No distance run
The ships log runs on the traditional periodic basis of noon until noon, which means that I will start with the accounts of yesterday. It is a day in which all professional crew our rostered on, starting bright and early at 0700 and we call it the ‘prepping for sea day’ and involves a lot of work. We start by packing down the museum and making sure that all the artefacts our safely stowed away whilst we are at sea. The ship then undergoes a thorough clean, to make sure she is ready for our new crew, usually whilst this is happening our catering officer Nigel and galley hand Fiona are baking and preparing cakes and tasty treats for our ‘Volunteer thank you’; A get together for all the volunteers that have kindly dedicated their time to us whilst in port for either ship guiding or night ship keeping.
After lunch we take on our victuals and cleaning supplies to last us the voyage, which is a huge amount of food! It lets the crew burn off the calories before they have even eaten it. It is then all taken down below, sorted into sections; frozen, refrigerator and dry stores and stowed appropriately for sea and so that it is accessible to the catering team. Meanwhile the bosun is busy preparing the deck for sea and re-rigging the tiller rope back into a working helm. The chief officer is allocating all the crew to their watches and working on roster’s. The chief engineer is checking the holding tanks, water tanks and ensuring that the engineering side of things are all in order. The second officer is going through routine safety checks of equipment. The third officer is checking all the charts and finally the captain is juggling an array of tasks such as arranging with the ports our departure, looking at the passage planning and all other preparations.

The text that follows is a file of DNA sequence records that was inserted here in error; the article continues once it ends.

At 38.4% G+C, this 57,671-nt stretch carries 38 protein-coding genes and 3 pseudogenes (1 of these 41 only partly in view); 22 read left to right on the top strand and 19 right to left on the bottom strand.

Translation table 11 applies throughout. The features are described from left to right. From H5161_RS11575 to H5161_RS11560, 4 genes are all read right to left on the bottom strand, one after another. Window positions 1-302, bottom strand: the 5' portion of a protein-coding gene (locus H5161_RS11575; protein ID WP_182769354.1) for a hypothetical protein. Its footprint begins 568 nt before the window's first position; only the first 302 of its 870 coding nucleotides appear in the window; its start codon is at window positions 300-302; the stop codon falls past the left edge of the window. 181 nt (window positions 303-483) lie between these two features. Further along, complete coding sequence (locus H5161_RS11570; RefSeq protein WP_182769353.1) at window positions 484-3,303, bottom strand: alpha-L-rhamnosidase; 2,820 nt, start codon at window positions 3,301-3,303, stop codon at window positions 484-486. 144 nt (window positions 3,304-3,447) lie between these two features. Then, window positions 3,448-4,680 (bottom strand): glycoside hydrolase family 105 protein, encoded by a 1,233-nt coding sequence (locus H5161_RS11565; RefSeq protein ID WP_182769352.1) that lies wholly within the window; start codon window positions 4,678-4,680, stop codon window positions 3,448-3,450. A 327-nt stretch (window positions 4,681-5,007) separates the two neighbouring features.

On this occasion we finish up our working day with a couple of training procedures. Firstly we look and make sure everyone knows how to rig the emergency helming tackle and how to helm with the equipment in such eventuality. Secondly we ensure that everyone knows how to start up the fire pump. It is then time for the crew to get an early night for another big day tomorrow, joining day and ensure that we are all bright eyed and pushy tailed to meet our new fellow crew.
The morning arrives with fair weather and although we have very much enjoyed our time in Melbourne we are very keen to get back to the deep blue and sail. Our new crew arrive at 0900 and Holly, our voyage manager and I check the new crew in and introduce them to their topman and upperyardsman. It is straight into ships tours and training and today we have a bit of time alongside before we depart due to having to pass under Bolte Bridge at low tide (1500).